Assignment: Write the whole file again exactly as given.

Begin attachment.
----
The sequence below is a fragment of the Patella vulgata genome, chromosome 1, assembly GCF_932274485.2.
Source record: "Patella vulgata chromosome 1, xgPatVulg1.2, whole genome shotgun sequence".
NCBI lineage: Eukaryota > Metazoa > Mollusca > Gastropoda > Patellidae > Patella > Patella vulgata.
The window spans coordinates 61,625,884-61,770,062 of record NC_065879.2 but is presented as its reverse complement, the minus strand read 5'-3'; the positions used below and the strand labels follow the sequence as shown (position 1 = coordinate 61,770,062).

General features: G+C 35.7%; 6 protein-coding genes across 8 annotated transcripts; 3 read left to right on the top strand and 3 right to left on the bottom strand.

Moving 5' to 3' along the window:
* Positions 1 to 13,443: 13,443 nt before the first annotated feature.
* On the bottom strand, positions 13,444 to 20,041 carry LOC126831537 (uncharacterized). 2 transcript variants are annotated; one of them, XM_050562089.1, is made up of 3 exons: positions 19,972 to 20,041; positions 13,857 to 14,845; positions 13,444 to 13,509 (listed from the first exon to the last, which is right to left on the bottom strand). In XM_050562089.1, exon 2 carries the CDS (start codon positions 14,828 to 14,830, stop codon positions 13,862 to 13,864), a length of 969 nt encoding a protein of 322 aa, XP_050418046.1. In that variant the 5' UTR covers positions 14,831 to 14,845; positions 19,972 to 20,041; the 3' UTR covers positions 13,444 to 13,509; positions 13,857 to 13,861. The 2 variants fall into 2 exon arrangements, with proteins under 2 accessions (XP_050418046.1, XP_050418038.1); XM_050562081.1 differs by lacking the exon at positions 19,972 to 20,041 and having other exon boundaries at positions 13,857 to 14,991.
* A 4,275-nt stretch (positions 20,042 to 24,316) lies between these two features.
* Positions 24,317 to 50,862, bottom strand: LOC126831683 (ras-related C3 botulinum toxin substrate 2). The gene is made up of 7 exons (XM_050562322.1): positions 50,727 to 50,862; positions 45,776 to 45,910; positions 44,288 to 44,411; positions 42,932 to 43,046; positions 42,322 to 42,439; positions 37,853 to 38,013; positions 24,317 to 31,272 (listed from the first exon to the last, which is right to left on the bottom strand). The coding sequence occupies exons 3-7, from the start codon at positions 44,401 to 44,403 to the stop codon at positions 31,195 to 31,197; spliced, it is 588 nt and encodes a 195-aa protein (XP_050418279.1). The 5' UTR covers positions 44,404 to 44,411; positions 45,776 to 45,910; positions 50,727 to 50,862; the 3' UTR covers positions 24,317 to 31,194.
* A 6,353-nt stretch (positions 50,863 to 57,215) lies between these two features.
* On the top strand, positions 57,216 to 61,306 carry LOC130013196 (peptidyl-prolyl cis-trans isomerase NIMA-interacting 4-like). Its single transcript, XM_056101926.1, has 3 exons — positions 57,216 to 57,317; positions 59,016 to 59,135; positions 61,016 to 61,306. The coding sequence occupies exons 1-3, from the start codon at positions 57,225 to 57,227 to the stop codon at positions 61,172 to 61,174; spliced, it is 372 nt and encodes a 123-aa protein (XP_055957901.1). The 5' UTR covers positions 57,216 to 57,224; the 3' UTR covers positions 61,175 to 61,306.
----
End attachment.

The sequence below is a fragment of the Patella vulgata genome, chromosome 1, assembly GCF_932274485.2.
Source record: "Patella vulgata chromosome 1, xgPatVulg1.2, whole genome shotgun sequence".
NCBI lineage: Eukaryota > Metazoa > Mollusca > Gastropoda > Patellidae > Patella > Patella vulgata.
The window spans coordinates 61,625,884-61,770,062 of record NC_065879.2 but is presented as its reverse complement, the minus strand read 5'-3'; the positions used below and the strand labels follow the sequence as shown (position 1 = coordinate 61,770,062).

General features: G+C 35.7%; 6 protein-coding genes across 8 annotated transcripts; 3 read left to right on the top strand and 3 right to left on the bottom strand.

Moving 5' to 3' along the window:
* Positions 1 to 13,443: 13,443 nt before the first annotated feature.
* On the bottom strand, positions 13,444 to 20,041 carry LOC126831537 (uncharacterized). 2 transcript variants are annotated; one of them, XM_050562089.1, is made up of 3 exons: positions 19,972 to 20,041; positions 13,857 to 14,845; positions 13,444 to 13,509 (listed from the first exon to the last, which is right to left on the bottom strand). In XM_050562089.1, exon 2 carries the CDS (start codon positions 14,828 to 14,830, stop codon positions 13,862 to 13,864), a length of 969 nt encoding a protein of 322 aa, XP_050418046.1. In that variant the 5' UTR covers positions 14,831 to 14,845; positions 19,972 to 20,041; the 3' UTR covers positions 13,444 to 13,509; positions 13,857 to 13,861. The 2 variants fall into 2 exon arrangements, with proteins under 2 accessions (XP_050418046.1, XP_050418038.1); XM_050562081.1 differs by lacking the exon at positions 19,972 to 20,041 and having other exon boundaries at positions 13,857 to 14,991.
* A 4,275-nt stretch (positions 20,042 to 24,316) lies between these two features.
* Positions 24,317 to 50,862, bottom strand: LOC126831683 (ras-related C3 botulinum toxin substrate 2). The gene is made up of 7 exons (XM_050562322.1): positions 50,727 to 50,862; positions 45,776 to 45,910; positions 44,288 to 44,411; positions 42,932 to 43,046; positions 42,322 to 42,439; positions 37,853 to 38,013; positions 24,317 to 31,272 (listed from the first exon to the last, which is right to left on the bottom strand). The coding sequence occupies exons 3-7, from the start codon at positions 44,401 to 44,403 to the stop codon at positions 31,195 to 31,197; spliced, it is 588 nt and encodes a 195-aa protein (XP_050418279.1). The 5' UTR covers positions 44,404 to 44,411; positions 45,776 to 45,910; positions 50,727 to 50,862; the 3' UTR covers positions 24,317 to 31,194.
* A 6,353-nt stretch (positions 50,863 to 57,215) lies between these two features.
* On the top strand, positions 57,216 to 61,306 carry LOC130013196 (peptidyl-prolyl cis-trans isomerase NIMA-interacting 4-like). Its single transcript, XM_056101926.1, has 3 exons — positions 57,216 to 57,317; positions 59,016 to 59,135; positions 61,016 to 61,306. The coding sequence occupies exons 1-3, from the start codon at positions 57,225 to 57,227 to the stop codon at positions 61,172 to 61,174; spliced, it is 372 nt and encodes a 123-aa protein (XP_055957901.1). The 5' UTR covers positions 57,216 to 57,224; the 3' UTR covers positions 61,175 to 61,306.